U.S. Representative Billy Long
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U.S. Representative Billy Long
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August 9, 2019


The failures of broadband mapping and what we can do to fix it

The federal government spends billions of dollars each year on rural broadband deployment, yet millions of Americans lack basic access to broadband services. Unfortunately, rural communities are hit the hardest and only 65 percent of rural areas (compared to 97 percent of urban areas) have access to high-speed fixed service, in what has been described as the “digital divide.” To help bridge this gap, it is crucial federal broadband programs are using accurate data and up-to-date maps to target the areas that need the funding the most.

Two federal agencies, the National Telecommunications and Information Administration (NTIA) and the Federal Communications Commission (FCC), have roles in collecting and coordinating broadband data. In 2009, NTIA launched a State Broadband Initiative (SBI), which brought together states and non-profit organizations to better integrate broadband and information technology at the local level. Another aspect of this program was to better collect data on availability, speed and location of broadband services. Once collected, this information was imported into a map, known as the National Broadband Map. This provided consumers, policy makers and businesses more accurate information on what broadband services are available and where. However, data was last collected and published in 2014.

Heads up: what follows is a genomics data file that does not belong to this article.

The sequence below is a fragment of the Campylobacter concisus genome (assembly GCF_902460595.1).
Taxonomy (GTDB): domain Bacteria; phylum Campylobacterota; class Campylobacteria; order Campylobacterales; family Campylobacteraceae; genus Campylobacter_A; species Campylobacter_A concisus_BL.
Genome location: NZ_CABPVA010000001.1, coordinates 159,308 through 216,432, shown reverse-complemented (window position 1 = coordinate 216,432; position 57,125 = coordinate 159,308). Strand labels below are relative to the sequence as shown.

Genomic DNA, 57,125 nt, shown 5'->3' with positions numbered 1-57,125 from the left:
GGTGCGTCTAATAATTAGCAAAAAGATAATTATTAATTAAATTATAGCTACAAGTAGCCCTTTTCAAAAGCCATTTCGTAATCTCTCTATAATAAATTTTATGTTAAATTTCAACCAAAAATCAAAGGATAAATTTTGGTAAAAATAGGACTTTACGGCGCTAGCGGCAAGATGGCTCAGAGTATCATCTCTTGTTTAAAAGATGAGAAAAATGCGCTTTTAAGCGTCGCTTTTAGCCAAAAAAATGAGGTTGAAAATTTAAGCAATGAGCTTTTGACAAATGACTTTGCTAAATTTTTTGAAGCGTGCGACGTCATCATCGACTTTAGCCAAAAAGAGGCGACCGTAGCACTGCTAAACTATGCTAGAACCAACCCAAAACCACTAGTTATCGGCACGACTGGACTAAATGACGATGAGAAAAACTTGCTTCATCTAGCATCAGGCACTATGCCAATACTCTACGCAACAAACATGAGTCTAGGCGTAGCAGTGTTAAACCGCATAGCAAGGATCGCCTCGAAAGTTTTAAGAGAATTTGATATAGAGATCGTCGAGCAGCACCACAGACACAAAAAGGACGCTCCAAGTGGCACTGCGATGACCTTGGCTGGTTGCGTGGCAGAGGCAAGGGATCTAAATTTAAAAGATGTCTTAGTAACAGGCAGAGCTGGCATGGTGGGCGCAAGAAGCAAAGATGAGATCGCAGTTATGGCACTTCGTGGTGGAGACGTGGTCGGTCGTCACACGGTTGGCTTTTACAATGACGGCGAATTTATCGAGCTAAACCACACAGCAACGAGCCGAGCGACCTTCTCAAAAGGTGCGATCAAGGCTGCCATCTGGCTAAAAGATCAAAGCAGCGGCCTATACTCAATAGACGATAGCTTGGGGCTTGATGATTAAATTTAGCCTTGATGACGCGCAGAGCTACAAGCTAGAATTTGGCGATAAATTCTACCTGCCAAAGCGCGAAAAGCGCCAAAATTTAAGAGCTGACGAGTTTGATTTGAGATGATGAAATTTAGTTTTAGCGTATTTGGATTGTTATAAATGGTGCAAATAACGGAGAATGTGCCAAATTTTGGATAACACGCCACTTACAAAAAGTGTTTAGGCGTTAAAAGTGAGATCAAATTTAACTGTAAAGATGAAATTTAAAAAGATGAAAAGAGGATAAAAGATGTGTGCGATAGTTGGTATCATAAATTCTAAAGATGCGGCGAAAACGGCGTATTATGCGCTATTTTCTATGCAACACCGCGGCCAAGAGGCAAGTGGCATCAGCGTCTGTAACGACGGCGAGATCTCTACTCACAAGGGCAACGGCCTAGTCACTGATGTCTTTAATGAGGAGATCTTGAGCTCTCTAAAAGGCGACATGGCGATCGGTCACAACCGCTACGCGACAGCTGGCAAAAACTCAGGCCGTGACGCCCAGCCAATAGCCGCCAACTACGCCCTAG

In 2018, the FCC built on NTIA’s efforts and released a new Fixed Broadband Deployment map. This updated map includes data collected by carriers, known as Form 477, which is required to be filed twice a year. Although the FCC took steps to ensure data on availability, speed and location is still collected, that data doesn’t always produce the most accurate results. What users found out is when they would enter their address to search for providers the results would include providers not in their area. This was because the data collected is as specific as census blocks, which means entering addresses yields results that can span across counties rather than just specific isolated areas.

It’s going to take a collaborative effort to collect accurate and granular broadband coverage data and create an updated National Broadband Map. The FCC is currently looking at proposals that several businesses and associations have weighed in on. Recently, USTelecom launched a Broadband Mapping Initiative, beginning with a pilot program in Missouri and Virginia. The goal of this program is to help fill the gaps by creating a Broadband Serviceable Location Fabric through aggregating all locations in the state and identifying their geolocation, which will help identify areas with and without broadband access. So far, the results they are seeing are promising. Full results will be available at the end of this month and sent to the FCC.

Congress is also doing its part. I am working in a bipartisan fashion with my colleagues, Democrat Reps. Donald McEachin, Dave Loebsack as well as Republican Rep. Bob Latta, on legislation that would enforce providers to submit accurate data to the FCC, require a representative from a provider to certify that their submissions are accurate and require the FCC to verify submissions meet a standard. These basic common-sense solutions are long overdue.  

For more information on my activities in our district and in Washington, I encourage you to follow my Facebook page at https://www.facebook.com/Rep.Billy.Long and my Twitter page athttps://twitter.com/USRepLong. You can also subscribe to my weekly newsletter, "Long's Short Report,” by visiting https://longforms.house.gov/newsletter-and-email-updates-form

 
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